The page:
Besides potentially reducing demand charges, a benefit to flattening the load curve is that wear on plant equipment due to excessive startups is reduced significantly. In some cases, it would be better to keep loads running instead of stopping and starting them frequently.
Software can manage electrical devices such as circuit breakers and lighting controllers automatically. Other automatic tasks include launching programs, resetting devices, sending e-mail, acquiring data, and capturing waveforms. A task may be launched when an alarm is detected or at a precise time determined by the user.
Troubleshooting functions quantify energy levels and power quality parameters (See “Power system troubleshooting). A software-based power monitoring system can help you troubleshoot malfunctions. Using real-time status information, many systems can identify correctable events to help you proactively reduce downtime. These diagnostic capabilities include:
Verifying THD levels, which can prevent variable frequency drive (VFD) damage
Detecting phase imbalance, which can help prevent equipment malfunction or damage
Detecting blown power factor (PF) pacitors and fuses
Discovering oscillatory transients (due to capacitor switching on the utility side) that can cause mysterious VFD trips
Monitoring status and waveforms for improper motor-starting operation
Monitoring ground currents to aid in early detection of arcing to ground, or improper neutral-to-ground bonds.
Alarm functions facilitate maintenance because technicians cannot be in all locations at once. Software generates alarms triggered by system anomalies, power quality events, or in response to user-defined conditions.
Software can communicate with devices installed in the electrical distribution system as long as they have networking capabilities. These smart devices include power meters, circuit monitors, low-voltage circuit breakers, protection relays, and other power-related devices connected to the network. Communication connectivity allows you to view metering points on your desktop PC. Those with appropriate password authority can set and change meter configuration values remotely.
Software enables you to capture, analyze, store, and share energy data across your entire enterprise through standard web browsers. This makes it easy for you to acquire and distribute the knowledge you need to optimize energy consumption and improve productivity while lowering energy costs.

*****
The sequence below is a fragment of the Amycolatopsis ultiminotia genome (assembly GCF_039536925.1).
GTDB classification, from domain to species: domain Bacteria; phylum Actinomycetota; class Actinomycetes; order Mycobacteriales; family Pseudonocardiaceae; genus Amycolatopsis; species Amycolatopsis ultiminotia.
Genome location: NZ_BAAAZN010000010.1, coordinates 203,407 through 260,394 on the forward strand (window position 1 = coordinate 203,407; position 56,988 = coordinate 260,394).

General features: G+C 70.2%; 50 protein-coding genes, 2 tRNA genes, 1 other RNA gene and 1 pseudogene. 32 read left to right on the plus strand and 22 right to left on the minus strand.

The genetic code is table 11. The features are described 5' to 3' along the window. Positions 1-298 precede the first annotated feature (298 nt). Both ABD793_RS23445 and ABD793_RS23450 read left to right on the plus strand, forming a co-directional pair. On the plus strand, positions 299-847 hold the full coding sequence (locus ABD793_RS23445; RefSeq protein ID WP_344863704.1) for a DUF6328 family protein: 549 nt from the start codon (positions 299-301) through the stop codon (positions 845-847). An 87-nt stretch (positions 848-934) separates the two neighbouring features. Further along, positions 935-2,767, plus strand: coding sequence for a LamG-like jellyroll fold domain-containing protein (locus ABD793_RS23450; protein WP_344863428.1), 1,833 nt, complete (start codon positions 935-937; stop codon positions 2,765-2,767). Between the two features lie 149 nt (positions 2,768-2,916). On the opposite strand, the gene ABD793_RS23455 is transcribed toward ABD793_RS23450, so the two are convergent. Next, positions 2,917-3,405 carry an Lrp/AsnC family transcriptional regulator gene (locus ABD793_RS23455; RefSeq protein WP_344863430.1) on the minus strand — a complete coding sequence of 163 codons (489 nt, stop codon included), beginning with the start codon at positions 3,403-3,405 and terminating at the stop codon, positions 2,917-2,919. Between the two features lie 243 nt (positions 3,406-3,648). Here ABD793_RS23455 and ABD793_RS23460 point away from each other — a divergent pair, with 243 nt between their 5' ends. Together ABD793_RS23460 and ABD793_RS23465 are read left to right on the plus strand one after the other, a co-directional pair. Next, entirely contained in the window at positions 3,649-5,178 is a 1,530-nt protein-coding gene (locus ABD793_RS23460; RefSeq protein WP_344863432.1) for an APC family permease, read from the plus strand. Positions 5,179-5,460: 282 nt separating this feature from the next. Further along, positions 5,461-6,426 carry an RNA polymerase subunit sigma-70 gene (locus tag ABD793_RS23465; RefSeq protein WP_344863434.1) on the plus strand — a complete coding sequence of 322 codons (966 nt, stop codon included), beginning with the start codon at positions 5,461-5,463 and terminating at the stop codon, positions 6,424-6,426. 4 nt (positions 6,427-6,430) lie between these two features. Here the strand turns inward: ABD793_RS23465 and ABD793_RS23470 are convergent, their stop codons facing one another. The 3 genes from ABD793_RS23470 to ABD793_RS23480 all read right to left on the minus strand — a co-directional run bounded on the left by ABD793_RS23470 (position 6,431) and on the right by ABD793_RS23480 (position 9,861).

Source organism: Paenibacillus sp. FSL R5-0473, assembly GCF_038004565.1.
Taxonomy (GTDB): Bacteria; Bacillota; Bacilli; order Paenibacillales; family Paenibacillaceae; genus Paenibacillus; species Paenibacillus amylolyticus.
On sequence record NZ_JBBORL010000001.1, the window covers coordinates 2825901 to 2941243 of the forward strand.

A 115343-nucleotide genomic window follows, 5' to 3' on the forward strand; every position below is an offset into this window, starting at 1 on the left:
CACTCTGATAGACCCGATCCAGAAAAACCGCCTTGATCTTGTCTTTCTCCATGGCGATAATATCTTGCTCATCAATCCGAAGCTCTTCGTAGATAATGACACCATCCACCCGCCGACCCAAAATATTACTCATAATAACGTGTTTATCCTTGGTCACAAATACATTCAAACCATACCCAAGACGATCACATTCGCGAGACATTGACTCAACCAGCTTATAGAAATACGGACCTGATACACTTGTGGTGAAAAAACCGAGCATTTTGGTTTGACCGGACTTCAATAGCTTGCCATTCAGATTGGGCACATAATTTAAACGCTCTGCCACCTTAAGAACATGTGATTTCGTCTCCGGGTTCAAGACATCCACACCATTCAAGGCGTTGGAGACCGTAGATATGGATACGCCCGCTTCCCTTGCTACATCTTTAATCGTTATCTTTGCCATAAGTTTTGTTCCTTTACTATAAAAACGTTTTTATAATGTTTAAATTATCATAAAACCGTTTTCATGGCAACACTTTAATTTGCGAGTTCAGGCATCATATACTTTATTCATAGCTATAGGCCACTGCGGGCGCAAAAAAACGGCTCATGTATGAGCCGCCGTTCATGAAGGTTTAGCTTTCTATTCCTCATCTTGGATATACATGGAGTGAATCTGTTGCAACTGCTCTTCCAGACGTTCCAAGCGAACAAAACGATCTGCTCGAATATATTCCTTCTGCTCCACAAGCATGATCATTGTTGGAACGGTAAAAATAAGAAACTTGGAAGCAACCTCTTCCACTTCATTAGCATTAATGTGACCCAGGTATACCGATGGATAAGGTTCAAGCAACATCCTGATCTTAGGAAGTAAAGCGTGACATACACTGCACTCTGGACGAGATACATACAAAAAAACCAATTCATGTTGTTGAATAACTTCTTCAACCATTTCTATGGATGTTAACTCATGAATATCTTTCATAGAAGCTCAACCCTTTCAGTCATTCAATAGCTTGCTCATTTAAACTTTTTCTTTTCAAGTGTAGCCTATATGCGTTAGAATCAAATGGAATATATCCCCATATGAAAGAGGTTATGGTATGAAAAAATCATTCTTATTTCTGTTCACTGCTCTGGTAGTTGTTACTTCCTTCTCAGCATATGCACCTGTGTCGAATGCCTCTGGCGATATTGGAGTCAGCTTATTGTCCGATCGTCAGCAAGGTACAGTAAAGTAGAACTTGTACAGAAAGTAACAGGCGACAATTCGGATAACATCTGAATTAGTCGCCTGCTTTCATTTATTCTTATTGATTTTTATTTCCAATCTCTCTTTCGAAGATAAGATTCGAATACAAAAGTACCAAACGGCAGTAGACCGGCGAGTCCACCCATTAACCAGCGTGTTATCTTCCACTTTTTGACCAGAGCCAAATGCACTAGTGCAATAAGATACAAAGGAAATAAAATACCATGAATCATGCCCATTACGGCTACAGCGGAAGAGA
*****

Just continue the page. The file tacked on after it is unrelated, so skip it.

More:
Reducing energy costs
Power monitoring software helps you track and allocate energy costs by enabling you to diagnose the causes of many electrical system problems. According to one supplier’s claim, installing a power monitoring system can save you 2%—4% initially on your energy costs. However, using software enables you to look beyond the utility bill to gain an additional 2%—5% savings through better equipment utilization and by avoiding unnecessary capital purchases. Improving power system reliability can save another 10%.
Cost allocation enables you to determine where your energy dollars go. Software measures and records energy usage to allocate energy costs by department, process, and facility. By knowing the amount of incoming electrical power, when and where it is used, and its condition, you can compare and validate these data against utility bills as well as analyze alternate energy sources or rates (Fig. 1).
Software can store and retrieve useful energy information using distributed data logging and onboard memory from metering devices. Information can be accessed over the Internet and disseminated through reports, which can be run periodically or on demand. For example, using cost allocation reports and usage trends, you can verify utility billing accuracy, distribute bills internally by department, and make effective fact-based energy decisions. Costs can be distributed according to shift, department, or product, thus directing energy cost accountability to the appropriate cost centers of your plant.
High power peaks cause plants to pay more for electricity every month because most utilities charge a demand rate in addition to the metered energy usage (Fig. 2). Demand management features allow you to reduce demand charges and manage real-time power purchases. Typical software enables demand limiting by using peaking or cogeneration control, load interlocking, load shedding, and load trimming.
Load profiling indicates energy consumption patterns. Software-based systems measure and record energy usage to determine load factor, identify peak demand periods, and correlate consumption with plant production requirements.